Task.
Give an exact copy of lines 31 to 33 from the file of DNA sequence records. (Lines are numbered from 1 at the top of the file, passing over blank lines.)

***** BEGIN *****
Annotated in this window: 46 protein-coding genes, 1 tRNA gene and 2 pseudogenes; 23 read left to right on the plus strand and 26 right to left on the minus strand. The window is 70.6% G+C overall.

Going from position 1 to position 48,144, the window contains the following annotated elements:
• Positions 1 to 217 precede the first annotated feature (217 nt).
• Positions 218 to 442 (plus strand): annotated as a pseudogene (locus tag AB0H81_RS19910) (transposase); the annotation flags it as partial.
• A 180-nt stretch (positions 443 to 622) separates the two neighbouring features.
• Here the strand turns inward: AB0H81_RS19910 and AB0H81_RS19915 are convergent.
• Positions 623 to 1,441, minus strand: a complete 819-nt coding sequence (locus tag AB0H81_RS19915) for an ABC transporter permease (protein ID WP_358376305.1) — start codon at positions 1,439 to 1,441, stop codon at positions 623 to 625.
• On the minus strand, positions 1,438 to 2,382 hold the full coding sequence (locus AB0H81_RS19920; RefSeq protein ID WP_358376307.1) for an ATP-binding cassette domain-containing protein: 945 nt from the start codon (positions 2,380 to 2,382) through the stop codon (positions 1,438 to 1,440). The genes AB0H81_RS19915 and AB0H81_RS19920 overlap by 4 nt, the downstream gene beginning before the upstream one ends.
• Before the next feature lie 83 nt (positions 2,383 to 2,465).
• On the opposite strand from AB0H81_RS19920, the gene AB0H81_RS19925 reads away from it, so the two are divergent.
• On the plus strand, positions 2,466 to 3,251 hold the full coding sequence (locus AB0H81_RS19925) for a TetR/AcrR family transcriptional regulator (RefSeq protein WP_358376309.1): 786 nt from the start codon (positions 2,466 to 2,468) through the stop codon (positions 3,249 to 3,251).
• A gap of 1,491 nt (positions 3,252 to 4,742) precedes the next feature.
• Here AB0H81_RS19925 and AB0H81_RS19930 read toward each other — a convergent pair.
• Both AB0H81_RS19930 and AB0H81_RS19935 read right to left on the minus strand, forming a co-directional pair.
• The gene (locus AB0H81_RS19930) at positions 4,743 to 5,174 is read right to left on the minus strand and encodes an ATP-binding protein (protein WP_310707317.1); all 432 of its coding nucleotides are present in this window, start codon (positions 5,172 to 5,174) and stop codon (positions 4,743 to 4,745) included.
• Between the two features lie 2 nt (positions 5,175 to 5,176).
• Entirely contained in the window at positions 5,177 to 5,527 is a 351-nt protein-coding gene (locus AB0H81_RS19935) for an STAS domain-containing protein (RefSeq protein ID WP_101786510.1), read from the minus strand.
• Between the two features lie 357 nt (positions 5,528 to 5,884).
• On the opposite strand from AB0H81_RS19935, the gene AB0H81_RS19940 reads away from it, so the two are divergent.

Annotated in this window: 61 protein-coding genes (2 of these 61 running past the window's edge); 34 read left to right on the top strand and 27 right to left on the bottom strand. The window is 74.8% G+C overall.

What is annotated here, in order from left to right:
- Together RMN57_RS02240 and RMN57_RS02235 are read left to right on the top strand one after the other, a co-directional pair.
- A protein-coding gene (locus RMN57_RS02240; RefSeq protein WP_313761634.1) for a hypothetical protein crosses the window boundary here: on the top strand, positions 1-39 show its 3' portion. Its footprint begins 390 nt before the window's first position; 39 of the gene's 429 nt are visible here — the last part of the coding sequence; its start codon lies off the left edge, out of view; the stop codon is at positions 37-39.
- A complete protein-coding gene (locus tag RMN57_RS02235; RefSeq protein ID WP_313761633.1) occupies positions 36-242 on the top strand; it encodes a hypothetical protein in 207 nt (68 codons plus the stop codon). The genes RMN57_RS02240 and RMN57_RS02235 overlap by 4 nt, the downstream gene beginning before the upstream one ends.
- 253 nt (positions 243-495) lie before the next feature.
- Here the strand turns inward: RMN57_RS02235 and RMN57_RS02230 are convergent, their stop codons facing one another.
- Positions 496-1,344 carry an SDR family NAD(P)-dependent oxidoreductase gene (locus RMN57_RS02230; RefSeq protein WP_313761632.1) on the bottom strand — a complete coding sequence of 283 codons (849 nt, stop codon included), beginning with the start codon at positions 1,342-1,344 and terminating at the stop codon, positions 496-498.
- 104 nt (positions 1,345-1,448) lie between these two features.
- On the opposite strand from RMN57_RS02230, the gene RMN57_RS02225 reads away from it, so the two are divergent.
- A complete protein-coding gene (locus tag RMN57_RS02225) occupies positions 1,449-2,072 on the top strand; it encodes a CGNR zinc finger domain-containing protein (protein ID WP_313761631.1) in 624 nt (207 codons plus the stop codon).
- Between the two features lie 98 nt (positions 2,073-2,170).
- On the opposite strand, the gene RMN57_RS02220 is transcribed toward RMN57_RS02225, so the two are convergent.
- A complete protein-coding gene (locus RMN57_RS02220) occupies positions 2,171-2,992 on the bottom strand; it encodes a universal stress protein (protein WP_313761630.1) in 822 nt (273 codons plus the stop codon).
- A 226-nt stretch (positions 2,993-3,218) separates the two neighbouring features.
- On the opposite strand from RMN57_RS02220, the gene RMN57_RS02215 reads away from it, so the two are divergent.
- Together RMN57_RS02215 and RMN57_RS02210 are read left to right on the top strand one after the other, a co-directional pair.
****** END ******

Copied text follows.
- Between the two features lie 98 nt (positions 2,073-2,170).
- On the opposite strand, the gene RMN57_RS02220 is transcribed toward RMN57_RS02225, so the two are convergent.
- A complete protein-coding gene (locus RMN57_RS02220) occupies positions 2,171-2,992 on the bottom strand; it encodes a universal stress protein (protein WP_313761630.1) in 822 nt (273 codons plus the stop codon).